First time bowel screening test recipients in Ayrshire and Arran are being urged to join the ‘bowel movement’ as part of a campaign to further increase uptake in Scotland.
The importance of taking the test has been underlined as new figures show around half of people aged between 50-51 in Scotland completed and returned their test in 2016. Nationally, first timers account for around 10% of bowel screening test invitations issued each year.
Bowel cancer is more common in those aged 50 and over.
Every year, more than 500,000 people do the life-saving bowel screening test in Scotland. The test is offered to people aged 50 -74 every two years and remains the most effective way of finding the disease early.
Mr Bob Diament, Colorectal Surgeon and Director of Ayrshire and Arran’s bowel screening programme said:
“Bowel cancer is the third most common cancer in Scotland yet it is very curable if it’s found early. In fact, nine out of ten people survive the disease if it’s detected and treated in its earliest stages.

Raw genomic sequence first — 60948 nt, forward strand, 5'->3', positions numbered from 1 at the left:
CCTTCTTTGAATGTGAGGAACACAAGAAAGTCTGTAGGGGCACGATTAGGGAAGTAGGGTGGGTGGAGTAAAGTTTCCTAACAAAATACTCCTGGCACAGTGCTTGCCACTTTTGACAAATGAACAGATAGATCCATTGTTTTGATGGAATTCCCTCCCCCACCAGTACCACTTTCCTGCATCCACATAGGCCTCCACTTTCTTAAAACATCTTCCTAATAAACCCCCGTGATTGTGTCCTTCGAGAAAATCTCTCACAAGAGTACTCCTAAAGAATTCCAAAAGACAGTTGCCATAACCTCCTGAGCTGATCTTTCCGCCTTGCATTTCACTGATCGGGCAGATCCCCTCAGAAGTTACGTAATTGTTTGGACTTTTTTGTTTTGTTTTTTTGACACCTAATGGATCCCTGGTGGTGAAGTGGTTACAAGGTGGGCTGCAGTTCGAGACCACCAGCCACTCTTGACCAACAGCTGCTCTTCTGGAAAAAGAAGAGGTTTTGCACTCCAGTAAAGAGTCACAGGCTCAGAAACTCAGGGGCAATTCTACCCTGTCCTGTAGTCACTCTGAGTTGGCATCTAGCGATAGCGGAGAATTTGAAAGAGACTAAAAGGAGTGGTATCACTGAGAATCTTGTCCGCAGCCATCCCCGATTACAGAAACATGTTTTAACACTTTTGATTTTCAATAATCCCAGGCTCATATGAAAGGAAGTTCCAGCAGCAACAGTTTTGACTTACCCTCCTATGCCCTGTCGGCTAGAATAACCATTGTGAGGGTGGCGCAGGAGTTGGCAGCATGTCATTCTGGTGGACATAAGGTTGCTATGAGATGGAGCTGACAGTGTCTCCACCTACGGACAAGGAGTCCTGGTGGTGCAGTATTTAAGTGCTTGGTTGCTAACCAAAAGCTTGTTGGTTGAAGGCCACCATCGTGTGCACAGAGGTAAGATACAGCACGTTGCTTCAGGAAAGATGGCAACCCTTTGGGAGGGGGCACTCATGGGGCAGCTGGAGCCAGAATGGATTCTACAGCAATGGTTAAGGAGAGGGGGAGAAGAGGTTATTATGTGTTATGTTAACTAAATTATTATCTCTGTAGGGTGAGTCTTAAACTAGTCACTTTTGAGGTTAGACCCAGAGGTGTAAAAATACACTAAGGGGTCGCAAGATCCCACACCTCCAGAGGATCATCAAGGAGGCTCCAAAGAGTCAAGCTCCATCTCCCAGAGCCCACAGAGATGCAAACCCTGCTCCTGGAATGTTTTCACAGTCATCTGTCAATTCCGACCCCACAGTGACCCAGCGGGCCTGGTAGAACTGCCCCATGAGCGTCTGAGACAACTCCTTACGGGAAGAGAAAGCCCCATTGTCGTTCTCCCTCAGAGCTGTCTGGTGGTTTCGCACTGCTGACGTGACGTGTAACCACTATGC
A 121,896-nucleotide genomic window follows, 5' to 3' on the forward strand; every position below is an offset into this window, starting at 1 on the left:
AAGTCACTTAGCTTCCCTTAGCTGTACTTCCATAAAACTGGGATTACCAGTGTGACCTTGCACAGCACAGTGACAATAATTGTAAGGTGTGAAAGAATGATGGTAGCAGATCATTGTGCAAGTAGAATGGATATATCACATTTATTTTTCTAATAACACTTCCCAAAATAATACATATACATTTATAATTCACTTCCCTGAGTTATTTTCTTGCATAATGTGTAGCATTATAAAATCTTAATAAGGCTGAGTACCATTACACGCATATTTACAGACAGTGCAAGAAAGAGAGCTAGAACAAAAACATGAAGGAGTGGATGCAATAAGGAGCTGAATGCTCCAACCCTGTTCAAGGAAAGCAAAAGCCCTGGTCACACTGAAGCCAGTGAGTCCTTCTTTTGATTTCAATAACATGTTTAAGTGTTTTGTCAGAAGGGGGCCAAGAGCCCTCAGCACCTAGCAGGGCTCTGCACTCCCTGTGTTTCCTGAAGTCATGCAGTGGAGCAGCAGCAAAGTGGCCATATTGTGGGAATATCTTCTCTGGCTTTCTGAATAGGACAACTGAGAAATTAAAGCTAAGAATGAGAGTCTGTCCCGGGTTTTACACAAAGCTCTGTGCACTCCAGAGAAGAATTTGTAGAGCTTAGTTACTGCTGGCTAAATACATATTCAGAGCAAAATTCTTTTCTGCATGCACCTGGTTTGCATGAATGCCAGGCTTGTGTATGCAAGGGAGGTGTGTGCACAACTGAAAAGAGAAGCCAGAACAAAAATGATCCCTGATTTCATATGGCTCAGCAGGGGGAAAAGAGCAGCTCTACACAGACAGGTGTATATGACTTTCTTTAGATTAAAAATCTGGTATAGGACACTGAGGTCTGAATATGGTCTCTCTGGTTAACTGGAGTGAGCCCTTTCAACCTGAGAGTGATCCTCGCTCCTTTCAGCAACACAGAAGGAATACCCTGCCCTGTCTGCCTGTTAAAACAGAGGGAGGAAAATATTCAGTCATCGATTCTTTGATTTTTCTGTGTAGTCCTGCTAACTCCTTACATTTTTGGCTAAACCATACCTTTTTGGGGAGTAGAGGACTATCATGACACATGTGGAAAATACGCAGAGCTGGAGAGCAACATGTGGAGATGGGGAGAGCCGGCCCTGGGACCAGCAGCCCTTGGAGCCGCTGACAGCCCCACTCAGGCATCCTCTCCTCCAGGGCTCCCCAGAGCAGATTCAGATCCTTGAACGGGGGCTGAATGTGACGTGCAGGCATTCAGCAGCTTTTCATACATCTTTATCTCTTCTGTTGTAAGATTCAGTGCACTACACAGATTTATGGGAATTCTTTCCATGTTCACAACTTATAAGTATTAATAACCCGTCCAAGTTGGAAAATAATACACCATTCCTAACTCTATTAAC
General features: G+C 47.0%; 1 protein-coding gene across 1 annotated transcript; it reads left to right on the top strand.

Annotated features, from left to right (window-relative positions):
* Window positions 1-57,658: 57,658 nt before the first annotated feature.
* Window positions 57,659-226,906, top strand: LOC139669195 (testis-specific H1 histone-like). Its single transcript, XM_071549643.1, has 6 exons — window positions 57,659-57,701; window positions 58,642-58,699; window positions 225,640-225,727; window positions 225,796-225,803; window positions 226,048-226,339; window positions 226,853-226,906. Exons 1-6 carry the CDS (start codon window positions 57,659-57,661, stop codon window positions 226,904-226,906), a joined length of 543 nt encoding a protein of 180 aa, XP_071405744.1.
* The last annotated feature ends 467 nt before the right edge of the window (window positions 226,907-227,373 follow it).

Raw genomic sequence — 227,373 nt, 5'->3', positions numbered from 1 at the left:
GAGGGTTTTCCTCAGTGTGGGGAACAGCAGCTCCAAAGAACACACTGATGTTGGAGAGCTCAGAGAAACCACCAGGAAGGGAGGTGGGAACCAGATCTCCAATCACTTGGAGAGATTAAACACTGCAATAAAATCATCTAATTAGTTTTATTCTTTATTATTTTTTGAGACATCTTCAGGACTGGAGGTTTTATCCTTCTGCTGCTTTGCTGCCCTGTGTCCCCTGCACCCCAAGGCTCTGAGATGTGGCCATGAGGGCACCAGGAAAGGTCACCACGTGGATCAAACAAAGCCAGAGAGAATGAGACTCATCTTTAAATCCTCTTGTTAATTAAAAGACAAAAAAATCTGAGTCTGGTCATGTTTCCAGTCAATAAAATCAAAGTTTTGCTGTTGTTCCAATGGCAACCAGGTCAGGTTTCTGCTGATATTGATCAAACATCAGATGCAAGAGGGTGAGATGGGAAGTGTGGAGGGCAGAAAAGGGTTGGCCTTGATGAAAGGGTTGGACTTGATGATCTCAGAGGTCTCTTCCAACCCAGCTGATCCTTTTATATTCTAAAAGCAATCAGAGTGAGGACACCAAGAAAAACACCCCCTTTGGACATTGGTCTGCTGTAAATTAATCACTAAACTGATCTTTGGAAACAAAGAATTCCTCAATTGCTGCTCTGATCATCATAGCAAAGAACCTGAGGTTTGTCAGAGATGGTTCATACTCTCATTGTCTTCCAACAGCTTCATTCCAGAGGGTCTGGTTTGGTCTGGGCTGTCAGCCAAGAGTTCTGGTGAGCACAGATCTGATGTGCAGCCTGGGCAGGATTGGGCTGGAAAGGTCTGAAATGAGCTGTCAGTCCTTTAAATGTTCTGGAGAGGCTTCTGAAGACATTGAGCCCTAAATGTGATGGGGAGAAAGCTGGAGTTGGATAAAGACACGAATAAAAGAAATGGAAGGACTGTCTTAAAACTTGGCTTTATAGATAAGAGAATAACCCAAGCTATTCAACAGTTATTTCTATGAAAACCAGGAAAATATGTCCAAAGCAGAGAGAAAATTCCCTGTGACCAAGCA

“Early diagnosis through bowel screening is the best way to join the increasing number of survivors of bowel cancer in Ayrshire and Arran. If you have received a screening kit in the post take the opportunity, take the test and encourage your family and friends to take the test too.”
Kenneth Gibson MSP added:
“Completing the bowel screening test could save your life. The early symptoms of bowel cancer can be hard to spot, but this screening programme can detect the early stages even before symptoms develop. I’d urge all 50 to 51-year-olds to do it.”
For more information on the bowel screening test, visit getcheckedearly.org or call the Scottish Bowel Screening Helpline on 0800 0121 833.
All men and women aged 50-74 are invited for bowel screening
every two years in Scotland.
Anyone aged 75 or over can still take a bowel screening test every two years if they want to. They simply need to request a kit.
The test can be completed in the privacy of your own home, is free and could save your life.